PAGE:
“…my heart standeth in awe of thy word” (Ps.119:161)
The adage: “Perception defines reality” is only valid in a limited sense. Perception doesn’t truly define reality; God’s Word, absolute and eternal, defines that which is true and real. However, it is true that how we perceive things has a tremendous effect on our attitude toward them; this is especially true regarding the Scriptures.
Our conception of the world (our “worldview”) determines how we live in the world. How we view the world is the result of dominant influences that have shaped our lives. Similarly, if the Word of God is the dominant influence, it will result in a “biblical worldview.” The depth of influence depends upon how we perceive the scriptures. What we truly believe about the nature and character of God’s Word plays a big part in transforming our lives.
Hebrews 4:12-13 contains the truth necessary to enlighten our understanding as to the Personality of God’s Word: “For the Word of God is quick [alive], and powerful, and sharper than any twoedged sword, piercing even to the dividing asunder of soul and spirit, and of the joints and marrow, and is a discerner of the thoughts and intents of the heart. Neither is there any creature that is not manifest in his sight: but all things are naked and opened unto the eyes of him with whom we have to do.”
No ordinary book! Alive and powerful, not merely paper and ink! This portion of scripture sheds light on a vital truth that should affect our reading of the Bible. “There is a supernatural, indivisible union between God and His word; therefore, unlike human words, God’s words have a life of their own “…the word of God which liveth and abideth forever.” (1 Peter 1:23). Jesus said: “…the words that I speak unto you, they are spirit, and they are life. (John 6:63).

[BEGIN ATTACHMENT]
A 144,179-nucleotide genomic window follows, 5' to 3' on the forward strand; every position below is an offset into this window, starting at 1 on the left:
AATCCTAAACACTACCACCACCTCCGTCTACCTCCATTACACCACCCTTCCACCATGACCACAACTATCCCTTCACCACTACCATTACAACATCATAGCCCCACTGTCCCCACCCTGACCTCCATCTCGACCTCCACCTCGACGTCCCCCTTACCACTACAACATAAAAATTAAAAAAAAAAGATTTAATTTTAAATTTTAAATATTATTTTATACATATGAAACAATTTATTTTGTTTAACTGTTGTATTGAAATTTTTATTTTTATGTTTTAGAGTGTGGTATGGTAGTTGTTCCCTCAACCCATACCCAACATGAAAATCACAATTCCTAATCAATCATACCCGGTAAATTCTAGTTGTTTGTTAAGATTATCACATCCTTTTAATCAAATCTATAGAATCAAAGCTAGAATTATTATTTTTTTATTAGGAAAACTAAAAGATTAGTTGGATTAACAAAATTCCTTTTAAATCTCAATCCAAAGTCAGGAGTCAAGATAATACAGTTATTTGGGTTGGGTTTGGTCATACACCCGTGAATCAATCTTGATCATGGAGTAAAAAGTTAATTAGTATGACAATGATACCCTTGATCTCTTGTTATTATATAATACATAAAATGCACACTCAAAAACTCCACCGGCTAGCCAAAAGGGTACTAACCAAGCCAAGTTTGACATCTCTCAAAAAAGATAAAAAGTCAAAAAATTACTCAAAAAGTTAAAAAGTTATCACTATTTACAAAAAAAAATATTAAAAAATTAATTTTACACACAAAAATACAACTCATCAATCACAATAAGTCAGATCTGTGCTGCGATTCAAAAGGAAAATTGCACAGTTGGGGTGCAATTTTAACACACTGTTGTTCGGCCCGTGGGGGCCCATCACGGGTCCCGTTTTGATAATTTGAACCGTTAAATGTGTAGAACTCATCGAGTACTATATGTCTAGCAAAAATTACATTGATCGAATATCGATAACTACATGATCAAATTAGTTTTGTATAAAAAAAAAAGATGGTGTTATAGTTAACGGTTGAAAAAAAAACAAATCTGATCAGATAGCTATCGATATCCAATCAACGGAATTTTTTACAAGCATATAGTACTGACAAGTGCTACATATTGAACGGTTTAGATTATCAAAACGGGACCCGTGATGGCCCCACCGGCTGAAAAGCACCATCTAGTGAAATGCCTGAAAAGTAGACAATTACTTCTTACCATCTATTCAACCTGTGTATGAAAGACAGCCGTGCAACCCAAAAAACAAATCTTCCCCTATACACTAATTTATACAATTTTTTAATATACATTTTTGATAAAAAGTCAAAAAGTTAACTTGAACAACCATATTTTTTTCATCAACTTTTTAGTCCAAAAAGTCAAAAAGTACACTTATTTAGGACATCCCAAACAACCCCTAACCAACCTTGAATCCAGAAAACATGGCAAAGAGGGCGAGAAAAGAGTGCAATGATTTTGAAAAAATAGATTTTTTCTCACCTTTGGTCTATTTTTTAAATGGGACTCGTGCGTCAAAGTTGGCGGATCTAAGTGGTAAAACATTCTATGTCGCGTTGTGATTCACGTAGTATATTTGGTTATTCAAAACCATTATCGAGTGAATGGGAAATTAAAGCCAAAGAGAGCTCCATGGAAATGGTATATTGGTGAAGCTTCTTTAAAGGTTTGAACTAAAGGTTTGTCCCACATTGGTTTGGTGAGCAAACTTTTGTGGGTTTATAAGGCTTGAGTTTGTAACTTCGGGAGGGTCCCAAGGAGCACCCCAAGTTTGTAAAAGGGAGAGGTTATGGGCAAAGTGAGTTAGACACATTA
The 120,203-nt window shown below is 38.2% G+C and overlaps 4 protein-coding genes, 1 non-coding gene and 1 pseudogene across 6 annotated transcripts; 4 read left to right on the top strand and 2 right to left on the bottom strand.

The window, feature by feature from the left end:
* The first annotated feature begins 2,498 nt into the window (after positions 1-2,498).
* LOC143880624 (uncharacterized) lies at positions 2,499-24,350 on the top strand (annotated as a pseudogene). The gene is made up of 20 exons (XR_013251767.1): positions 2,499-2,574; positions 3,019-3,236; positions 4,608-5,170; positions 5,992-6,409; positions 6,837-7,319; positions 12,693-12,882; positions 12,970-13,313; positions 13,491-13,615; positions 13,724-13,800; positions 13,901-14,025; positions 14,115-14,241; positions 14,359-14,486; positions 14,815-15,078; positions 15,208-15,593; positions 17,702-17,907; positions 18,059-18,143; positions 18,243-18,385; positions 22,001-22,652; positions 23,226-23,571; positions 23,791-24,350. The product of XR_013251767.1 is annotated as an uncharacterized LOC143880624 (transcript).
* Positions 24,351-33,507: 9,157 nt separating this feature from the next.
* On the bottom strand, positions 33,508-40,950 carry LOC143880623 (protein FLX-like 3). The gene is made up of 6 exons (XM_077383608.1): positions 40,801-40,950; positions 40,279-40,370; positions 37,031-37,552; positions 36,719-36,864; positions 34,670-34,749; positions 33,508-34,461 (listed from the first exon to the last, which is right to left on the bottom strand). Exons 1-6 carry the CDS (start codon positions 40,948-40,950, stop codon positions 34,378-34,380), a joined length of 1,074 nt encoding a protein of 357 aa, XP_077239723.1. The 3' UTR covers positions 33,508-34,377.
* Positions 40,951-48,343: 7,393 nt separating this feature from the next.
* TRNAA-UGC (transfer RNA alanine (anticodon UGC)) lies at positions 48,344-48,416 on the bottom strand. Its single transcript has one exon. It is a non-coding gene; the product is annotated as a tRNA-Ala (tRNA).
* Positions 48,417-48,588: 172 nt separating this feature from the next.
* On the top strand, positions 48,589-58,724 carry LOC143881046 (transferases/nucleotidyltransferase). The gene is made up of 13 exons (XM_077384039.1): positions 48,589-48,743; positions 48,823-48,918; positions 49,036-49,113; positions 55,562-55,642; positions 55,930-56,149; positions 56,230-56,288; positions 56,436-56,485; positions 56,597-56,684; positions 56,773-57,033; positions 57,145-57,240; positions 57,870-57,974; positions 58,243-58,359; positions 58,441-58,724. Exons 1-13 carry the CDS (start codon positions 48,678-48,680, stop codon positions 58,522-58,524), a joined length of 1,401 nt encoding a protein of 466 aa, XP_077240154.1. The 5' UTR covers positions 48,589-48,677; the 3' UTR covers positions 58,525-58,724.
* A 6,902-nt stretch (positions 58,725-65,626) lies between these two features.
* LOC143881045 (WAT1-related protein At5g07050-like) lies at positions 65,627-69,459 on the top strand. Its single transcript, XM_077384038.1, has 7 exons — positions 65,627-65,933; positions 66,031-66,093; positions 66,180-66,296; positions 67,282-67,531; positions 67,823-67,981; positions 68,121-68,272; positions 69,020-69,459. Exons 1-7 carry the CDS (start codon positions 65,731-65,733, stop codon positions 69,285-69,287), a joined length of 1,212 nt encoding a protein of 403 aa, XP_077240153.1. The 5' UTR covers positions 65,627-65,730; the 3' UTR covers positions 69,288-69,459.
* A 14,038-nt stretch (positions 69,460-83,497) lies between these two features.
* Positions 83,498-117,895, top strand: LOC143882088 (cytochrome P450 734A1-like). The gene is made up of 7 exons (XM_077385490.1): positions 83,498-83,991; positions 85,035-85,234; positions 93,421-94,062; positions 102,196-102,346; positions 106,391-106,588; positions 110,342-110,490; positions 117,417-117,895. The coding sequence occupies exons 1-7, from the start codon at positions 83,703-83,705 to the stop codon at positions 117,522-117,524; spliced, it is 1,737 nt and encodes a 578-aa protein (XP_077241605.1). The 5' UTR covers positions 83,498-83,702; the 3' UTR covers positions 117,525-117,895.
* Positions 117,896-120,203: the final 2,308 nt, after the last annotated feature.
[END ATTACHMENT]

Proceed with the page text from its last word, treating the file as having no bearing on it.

Upon salvation, God permanently joins Himself to us by His Spirit, “But he that is joined unto the Lord is one spirit.” (1 Cor.6:17) and speaks to us on a personal level through His Word.
Right Motive for Reading the Word
Attitude determines the outcome. Our motive for spending time in the Word shouldn’t be one of obligation but rather desire to hear: “Speak, LORD for thy servant heareth” (1 Sam.3:9). We must approach the Scriptures from the standpoint of awe and submission; we are not to judge the Word but rather allow it to judge us. “Search me, O God, and know my heart: try me, and know my thoughts: And see if there be any wicked way in me, and lead me in the way everlasting.” (Ps.139:23-24)
Remember, God’s Word is “…a discerner of the thoughts and intents of the heart.” (Heb. 4:12). So, in reality, while we are reading God’s Word, He is simultaneously reading us: Searching our hearts, discerning our motives, causing introspection, provoking thoughts, all the while convicting the conscience.
To neglect God’s Word is to shut your ears to His voice, to deprive yourself of His counsel. “There are many devices in a man’s heart; nevertheless the counsel of the LORD, that shall stand. (Prov. 19:21), guidance “Thy word is a lamp unto my feet, and a light unto my path.” (Ps.119:105) correction, “For whom the LORD loveth he correcteth; even as a father the son in whom he delighteth.” (Prov.3:11) and comfort, “This is my comfort in my affliction: for thy word hath quickened me.” (Ps.119:50). And so much more.
“Neither have I gone back from the commandment of his lips; I have esteemed the words of his mouth more than my necessary food.” (Job 23:12)